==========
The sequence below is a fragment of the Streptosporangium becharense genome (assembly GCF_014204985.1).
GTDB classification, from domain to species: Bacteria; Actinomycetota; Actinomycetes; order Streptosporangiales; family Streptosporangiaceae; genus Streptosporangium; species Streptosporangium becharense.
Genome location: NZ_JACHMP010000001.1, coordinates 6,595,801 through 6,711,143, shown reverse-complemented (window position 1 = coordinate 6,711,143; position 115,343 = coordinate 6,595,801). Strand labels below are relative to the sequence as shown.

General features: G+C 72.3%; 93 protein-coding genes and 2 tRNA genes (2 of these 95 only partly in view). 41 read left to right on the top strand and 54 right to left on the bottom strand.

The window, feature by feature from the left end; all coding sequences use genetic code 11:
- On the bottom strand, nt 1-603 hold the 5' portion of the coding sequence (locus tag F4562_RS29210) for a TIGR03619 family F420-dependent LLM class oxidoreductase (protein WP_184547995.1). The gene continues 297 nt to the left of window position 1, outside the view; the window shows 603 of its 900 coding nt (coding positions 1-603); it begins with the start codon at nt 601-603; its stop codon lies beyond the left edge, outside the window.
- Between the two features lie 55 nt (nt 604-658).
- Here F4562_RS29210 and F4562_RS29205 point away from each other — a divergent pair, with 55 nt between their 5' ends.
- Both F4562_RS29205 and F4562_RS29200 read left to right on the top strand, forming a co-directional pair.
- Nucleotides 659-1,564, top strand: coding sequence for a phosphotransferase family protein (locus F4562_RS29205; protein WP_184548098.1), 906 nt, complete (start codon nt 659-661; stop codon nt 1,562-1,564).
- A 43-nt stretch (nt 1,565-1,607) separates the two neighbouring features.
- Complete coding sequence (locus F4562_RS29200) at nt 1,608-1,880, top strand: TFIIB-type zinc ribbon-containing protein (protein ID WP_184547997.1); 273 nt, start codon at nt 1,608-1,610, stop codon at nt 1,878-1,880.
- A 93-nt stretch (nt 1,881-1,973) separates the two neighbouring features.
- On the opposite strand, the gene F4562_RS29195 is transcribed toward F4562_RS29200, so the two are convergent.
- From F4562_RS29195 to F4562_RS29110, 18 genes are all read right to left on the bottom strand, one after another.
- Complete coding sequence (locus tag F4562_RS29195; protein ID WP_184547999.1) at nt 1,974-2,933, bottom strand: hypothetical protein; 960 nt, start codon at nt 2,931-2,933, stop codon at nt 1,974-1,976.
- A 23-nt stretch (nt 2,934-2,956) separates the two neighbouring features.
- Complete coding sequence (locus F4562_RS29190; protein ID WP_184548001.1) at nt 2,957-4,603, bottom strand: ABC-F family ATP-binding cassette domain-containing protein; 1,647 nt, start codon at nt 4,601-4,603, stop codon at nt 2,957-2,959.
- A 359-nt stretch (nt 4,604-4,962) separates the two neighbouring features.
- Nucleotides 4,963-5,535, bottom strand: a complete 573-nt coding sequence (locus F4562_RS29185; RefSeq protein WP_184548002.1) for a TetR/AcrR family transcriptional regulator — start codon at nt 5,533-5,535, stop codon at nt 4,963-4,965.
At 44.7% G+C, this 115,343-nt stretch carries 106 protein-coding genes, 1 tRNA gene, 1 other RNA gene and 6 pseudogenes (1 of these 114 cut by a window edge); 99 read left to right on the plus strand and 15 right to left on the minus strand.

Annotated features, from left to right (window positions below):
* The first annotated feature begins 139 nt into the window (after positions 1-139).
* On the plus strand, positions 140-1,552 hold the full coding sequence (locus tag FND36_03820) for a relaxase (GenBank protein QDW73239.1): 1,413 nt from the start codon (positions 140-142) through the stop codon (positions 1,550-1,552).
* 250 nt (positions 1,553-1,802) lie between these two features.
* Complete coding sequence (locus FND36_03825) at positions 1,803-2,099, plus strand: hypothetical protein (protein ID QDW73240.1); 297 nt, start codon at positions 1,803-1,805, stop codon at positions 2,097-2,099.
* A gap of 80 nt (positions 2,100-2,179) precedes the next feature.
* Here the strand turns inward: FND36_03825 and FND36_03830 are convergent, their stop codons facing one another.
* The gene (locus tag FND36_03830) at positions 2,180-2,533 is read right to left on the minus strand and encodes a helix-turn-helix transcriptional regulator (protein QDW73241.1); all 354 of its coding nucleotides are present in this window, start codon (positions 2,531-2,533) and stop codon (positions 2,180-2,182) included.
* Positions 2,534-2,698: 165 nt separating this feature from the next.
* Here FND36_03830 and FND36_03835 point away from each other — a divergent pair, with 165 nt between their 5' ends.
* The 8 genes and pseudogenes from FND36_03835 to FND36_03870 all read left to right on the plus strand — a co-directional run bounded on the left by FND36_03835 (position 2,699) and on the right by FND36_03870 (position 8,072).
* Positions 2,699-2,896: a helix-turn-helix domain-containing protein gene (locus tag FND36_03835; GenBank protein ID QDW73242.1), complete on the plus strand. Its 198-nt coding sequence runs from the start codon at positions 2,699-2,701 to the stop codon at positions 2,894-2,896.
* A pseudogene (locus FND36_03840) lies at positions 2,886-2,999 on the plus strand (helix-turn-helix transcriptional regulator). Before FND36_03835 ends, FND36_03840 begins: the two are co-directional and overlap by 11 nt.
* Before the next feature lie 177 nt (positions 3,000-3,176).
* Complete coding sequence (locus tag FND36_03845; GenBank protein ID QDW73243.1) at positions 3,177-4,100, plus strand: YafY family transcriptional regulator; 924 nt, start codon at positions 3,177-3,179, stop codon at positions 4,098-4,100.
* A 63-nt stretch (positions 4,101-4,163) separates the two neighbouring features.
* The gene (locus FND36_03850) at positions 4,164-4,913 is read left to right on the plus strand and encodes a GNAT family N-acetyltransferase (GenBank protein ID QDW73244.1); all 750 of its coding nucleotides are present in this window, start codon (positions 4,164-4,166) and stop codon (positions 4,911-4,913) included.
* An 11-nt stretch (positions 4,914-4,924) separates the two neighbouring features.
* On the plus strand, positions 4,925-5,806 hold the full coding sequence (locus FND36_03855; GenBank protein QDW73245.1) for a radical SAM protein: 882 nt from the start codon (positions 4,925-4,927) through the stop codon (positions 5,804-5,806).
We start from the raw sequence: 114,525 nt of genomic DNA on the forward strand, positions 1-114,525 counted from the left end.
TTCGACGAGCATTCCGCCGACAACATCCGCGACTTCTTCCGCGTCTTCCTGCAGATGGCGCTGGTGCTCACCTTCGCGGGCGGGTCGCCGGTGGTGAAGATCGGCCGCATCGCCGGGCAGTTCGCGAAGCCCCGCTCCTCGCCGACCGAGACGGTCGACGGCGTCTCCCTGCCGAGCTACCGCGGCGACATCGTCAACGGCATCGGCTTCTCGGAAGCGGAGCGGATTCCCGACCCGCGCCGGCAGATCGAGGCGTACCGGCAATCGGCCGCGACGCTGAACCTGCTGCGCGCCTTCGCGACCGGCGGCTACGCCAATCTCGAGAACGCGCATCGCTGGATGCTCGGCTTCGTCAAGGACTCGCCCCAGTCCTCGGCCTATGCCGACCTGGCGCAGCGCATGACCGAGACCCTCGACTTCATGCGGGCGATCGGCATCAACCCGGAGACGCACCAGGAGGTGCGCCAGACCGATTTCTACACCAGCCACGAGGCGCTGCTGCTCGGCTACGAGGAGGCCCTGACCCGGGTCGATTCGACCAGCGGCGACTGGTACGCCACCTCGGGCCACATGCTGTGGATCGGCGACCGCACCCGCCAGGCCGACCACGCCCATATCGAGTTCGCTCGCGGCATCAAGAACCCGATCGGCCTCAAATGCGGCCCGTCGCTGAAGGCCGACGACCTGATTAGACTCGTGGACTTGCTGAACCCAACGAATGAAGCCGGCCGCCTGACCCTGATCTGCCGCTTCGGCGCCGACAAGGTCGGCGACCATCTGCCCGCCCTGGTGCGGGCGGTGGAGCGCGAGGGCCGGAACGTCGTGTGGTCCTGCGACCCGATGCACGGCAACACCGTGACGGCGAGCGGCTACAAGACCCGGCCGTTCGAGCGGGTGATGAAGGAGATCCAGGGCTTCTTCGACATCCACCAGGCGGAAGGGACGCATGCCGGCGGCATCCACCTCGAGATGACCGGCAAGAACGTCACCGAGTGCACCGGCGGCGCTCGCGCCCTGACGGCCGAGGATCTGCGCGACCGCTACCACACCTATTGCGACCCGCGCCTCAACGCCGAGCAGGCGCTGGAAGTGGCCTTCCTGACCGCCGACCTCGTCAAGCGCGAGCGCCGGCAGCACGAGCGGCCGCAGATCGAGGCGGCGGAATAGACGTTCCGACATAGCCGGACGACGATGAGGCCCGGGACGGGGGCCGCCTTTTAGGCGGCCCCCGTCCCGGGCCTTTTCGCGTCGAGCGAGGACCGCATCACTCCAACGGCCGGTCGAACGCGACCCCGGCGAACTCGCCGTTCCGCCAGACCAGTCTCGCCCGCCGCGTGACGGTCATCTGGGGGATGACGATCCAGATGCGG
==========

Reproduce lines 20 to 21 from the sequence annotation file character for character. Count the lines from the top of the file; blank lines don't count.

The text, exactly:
- Nucleotides 4,963-5,535, bottom strand: a complete 573-nt coding sequence (locus F4562_RS29185; RefSeq protein WP_184548002.1) for a TetR/AcrR family transcriptional regulator — start codon at nt 5,533-5,535, stop codon at nt 4,963-4,965.
At 44.7% G+C, this 115,343-nt stretch carries 106 protein-coding genes, 1 tRNA gene, 1 other RNA gene and 6 pseudogenes (1 of these 114 cut by a window edge); 99 read left to right on the plus strand and 15 right to left on the minus strand.